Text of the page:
I don't know about the tools you mention but you can try a query like this one :
select id, st_distance(poly.geometry, line.geometry) from poly, line
That should do the job ...
You input the query in QGIS DB Manager :
You choose Database / Database Manager / Database Manager then Virtual Layers / Qgis Layers.
Adapt the query to your ...
You're correct that this UoM is called decimal degrees, and partially correct that the value varies depending where you are on earth.
One degree of latitude is always about the same width. One degree of longitude varies depending on what latitude you're at. The accepted answer to this question explains it well: Calculating longitude length in miles?
Going to answer my question based on the reply found here. Apparently it is a bug, and the current workaround is to use:
Will update when a final solution is available.
Using your test data, this:
> gDistance(sp_poly, sp_pts)
returns the distance from the polygon to the nearest point, but if you add byid=TRUE:
> gDistance(sp_poly, sp_pts, byid=TRUE)
you get a matrix of distances - each row is one of your points. If you have more than one polygon ...
Create a scratch layer (line).
Apply a label with this expression:
'dy = ' || to_string( y(start_point( $geometry))-y(end_point( $geometry))) || ' , dx = ' || to_string( x(start_point( $geometry))-x(end_point( $geometry)))
It will look like: dy = -0.7004608294930876 , dx = -0.9370199692780339.
You can change the text as you want, eg if you want it to ...
Here is an example code which subclasses QgsMapToolEmitPoint to create a custom map tool which should do what you want. It also implements the QgsRubberBand class to draw a temporary line on the map canvas to track your start and endpoints. You can paste this script into a new editor in the python console and click 'Run script'. You will see the cursor is ...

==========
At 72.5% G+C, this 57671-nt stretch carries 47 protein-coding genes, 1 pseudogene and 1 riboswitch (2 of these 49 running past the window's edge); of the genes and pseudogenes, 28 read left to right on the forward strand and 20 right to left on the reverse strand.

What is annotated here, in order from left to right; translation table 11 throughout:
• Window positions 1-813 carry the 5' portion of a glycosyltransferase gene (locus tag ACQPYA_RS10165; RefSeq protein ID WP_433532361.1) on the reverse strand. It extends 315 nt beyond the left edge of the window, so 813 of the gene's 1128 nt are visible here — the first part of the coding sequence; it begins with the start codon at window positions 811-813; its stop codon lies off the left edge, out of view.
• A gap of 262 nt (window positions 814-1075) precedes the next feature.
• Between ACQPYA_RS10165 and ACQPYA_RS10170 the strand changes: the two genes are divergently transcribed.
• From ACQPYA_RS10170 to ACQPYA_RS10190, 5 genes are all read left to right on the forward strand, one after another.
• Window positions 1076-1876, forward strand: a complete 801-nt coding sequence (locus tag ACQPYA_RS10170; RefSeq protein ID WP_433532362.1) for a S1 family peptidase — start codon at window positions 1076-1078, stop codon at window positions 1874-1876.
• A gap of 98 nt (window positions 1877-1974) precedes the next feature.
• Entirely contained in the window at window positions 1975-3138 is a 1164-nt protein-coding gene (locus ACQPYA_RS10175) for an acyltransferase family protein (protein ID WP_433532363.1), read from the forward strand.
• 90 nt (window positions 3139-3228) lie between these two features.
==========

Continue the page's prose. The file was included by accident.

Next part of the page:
The distance-distortion in the map projection will be independent of the software (ignoring blunders); it is instead dependent on the projection used, and is also spatially variable.
Ordnance Survey National Grid is a Transverse Mercator projection chosen that the distances on the ground are identical to distances in the grid along two meridians: two lines ...
You can try Openrouteservice.org, where the results are downloadable in the GeoJSON file. Afterwards, you can easily manipulate them i.e. in the interactive map builder like GoogleMyMaps.
Apart from Openrouteservice.org in this article, you will find another useful tool. I would ...
If you raster's projection unit is meter, then the output unit of the proximity raster will be meters if you specify georeferenced units. In case your raster's projection unit is not meter (e.g. is degree because it is on WGS84), you'll want to reproject your raster to another coordinate system (such as UTM, for example).
ValueError: Expecting input points to be (N, 2), got (1, 63)
This is a problem with the 'shape' of your array. It suggests the code is expecting something like this.. a list of coordinates, where each coordinate is an array (or tuple) of length 2.
[[x1,y1],[x2,y2], ... ,[xN,yN]]
but somewhere, your code has 'flattened' the array, so it looks like this
The problem is that your pipeline diagram is a raster image rather than a vector. A human being can easily look at that image and see lines and points, but a computer can't. QGIS doesn't know where the lines and points are, so it doesn't know where you want to measure from and to.
In order to use QGIS to measure the lines, you'll need to convert them into a ...
You should be able to use the Shortest Path (Point to Point) located in the processing toolbox. Before running the tool, make sure your lines are separate segments between each intersection ( I used the split lines with lines tool for this part). The pinkish line shown below is the result received.
If i understand your question correctly and those lines are two separate objects in attribute table simple
expression in field calculator should do the trick.
Great answer by CSK below.
I've asked about blueprint format because i had same issues with sewer drawings few years before. Back then I came up with two partial sollutions.
1) Some ...
the <-> operator will use the index only if it is within the order by clause.
You can rewrite your query
select a.id,closest_pt.id, closest_pt.dist
from tablea a
CROSS JOIN LATERAL
a.geom <-> b.geom as dist
FROM tableb b
ORDER BY a.geom <-> b.geom
LIMIT 1) AS closest_pt;